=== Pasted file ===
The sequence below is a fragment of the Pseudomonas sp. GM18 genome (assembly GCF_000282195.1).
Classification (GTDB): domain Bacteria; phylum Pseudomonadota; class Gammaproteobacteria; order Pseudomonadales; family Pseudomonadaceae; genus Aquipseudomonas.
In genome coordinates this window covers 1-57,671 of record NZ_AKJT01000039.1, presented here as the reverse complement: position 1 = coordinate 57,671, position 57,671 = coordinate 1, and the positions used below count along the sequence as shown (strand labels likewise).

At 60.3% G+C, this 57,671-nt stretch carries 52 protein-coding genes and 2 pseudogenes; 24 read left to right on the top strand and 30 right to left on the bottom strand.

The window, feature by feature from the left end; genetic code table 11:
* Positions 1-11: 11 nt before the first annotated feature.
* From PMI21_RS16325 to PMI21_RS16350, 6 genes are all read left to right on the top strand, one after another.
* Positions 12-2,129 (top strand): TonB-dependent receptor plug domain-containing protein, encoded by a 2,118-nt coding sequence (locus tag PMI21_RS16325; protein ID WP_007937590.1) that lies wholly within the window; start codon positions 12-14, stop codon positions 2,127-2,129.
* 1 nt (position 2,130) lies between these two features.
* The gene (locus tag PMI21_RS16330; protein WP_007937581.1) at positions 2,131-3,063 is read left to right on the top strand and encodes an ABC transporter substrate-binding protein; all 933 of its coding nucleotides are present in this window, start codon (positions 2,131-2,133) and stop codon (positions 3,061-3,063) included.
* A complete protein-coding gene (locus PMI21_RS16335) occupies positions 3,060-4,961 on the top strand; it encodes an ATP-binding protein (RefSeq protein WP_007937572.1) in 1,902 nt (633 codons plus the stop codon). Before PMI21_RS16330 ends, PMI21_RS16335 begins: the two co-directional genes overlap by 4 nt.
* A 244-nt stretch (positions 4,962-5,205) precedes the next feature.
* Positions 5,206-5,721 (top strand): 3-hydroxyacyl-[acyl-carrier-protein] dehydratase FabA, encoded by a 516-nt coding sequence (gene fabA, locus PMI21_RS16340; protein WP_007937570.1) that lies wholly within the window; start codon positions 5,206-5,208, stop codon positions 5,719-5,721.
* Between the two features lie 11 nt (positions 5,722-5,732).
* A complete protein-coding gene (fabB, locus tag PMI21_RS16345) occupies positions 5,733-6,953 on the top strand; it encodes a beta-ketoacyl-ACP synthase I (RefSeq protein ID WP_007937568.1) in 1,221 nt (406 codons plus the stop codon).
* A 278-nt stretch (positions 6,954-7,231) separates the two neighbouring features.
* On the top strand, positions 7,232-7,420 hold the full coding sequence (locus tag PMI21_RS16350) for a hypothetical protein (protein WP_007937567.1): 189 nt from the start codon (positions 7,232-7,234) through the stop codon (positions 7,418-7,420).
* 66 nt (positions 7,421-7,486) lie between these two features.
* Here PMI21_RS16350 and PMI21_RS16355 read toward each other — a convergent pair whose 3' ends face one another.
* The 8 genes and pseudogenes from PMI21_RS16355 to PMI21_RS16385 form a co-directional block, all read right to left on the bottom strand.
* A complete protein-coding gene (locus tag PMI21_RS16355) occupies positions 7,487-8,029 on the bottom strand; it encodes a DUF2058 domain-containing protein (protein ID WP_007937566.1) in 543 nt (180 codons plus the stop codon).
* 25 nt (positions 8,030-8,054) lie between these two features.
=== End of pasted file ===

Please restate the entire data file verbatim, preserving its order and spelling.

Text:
The sequence below is a fragment of the Pseudomonas sp. GM18 genome (assembly GCF_000282195.1).
Classification (GTDB): domain Bacteria; phylum Pseudomonadota; class Gammaproteobacteria; order Pseudomonadales; family Pseudomonadaceae; genus Aquipseudomonas.
In genome coordinates this window covers 1-57,671 of record NZ_AKJT01000039.1, presented here as the reverse complement: position 1 = coordinate 57,671, position 57,671 = coordinate 1, and the positions used below count along the sequence as shown (strand labels likewise).

At 60.3% G+C, this 57,671-nt stretch carries 52 protein-coding genes and 2 pseudogenes; 24 read left to right on the top strand and 30 right to left on the bottom strand.

The window, feature by feature from the left end; genetic code table 11:
* Positions 1-11: 11 nt before the first annotated feature.
* From PMI21_RS16325 to PMI21_RS16350, 6 genes are all read left to right on the top strand, one after another.
* Positions 12-2,129 (top strand): TonB-dependent receptor plug domain-containing protein, encoded by a 2,118-nt coding sequence (locus tag PMI21_RS16325; protein ID WP_007937590.1) that lies wholly within the window; start codon positions 12-14, stop codon positions 2,127-2,129.
* 1 nt (position 2,130) lies between these two features.
* The gene (locus tag PMI21_RS16330; protein WP_007937581.1) at positions 2,131-3,063 is read left to right on the top strand and encodes an ABC transporter substrate-binding protein; all 933 of its coding nucleotides are present in this window, start codon (positions 2,131-2,133) and stop codon (positions 3,061-3,063) included.
* A complete protein-coding gene (locus PMI21_RS16335) occupies positions 3,060-4,961 on the top strand; it encodes an ATP-binding protein (RefSeq protein WP_007937572.1) in 1,902 nt (633 codons plus the stop codon). Before PMI21_RS16330 ends, PMI21_RS16335 begins: the two co-directional genes overlap by 4 nt.
* A 244-nt stretch (positions 4,962-5,205) precedes the next feature.
* Positions 5,206-5,721 (top strand): 3-hydroxyacyl-[acyl-carrier-protein] dehydratase FabA, encoded by a 516-nt coding sequence (gene fabA, locus PMI21_RS16340; protein WP_007937570.1) that lies wholly within the window; start codon positions 5,206-5,208, stop codon positions 5,719-5,721.
* Between the two features lie 11 nt (positions 5,722-5,732).
* A complete protein-coding gene (fabB, locus tag PMI21_RS16345) occupies positions 5,733-6,953 on the top strand; it encodes a beta-ketoacyl-ACP synthase I (RefSeq protein ID WP_007937568.1) in 1,221 nt (406 codons plus the stop codon).
* A 278-nt stretch (positions 6,954-7,231) separates the two neighbouring features.
* On the top strand, positions 7,232-7,420 hold the full coding sequence (locus tag PMI21_RS16350) for a hypothetical protein (protein WP_007937567.1): 189 nt from the start codon (positions 7,232-7,234) through the stop codon (positions 7,418-7,420).
* 66 nt (positions 7,421-7,486) lie between these two features.
* Here PMI21_RS16350 and PMI21_RS16355 read toward each other — a convergent pair whose 3' ends face one another.
* The 8 genes and pseudogenes from PMI21_RS16355 to PMI21_RS16385 form a co-directional block, all read right to left on the bottom strand.
* A complete protein-coding gene (locus tag PMI21_RS16355) occupies positions 7,487-8,029 on the bottom strand; it encodes a DUF2058 domain-containing protein (protein ID WP_007937566.1) in 543 nt (180 codons plus the stop codon).
* 25 nt (positions 8,030-8,054) lie between these two features.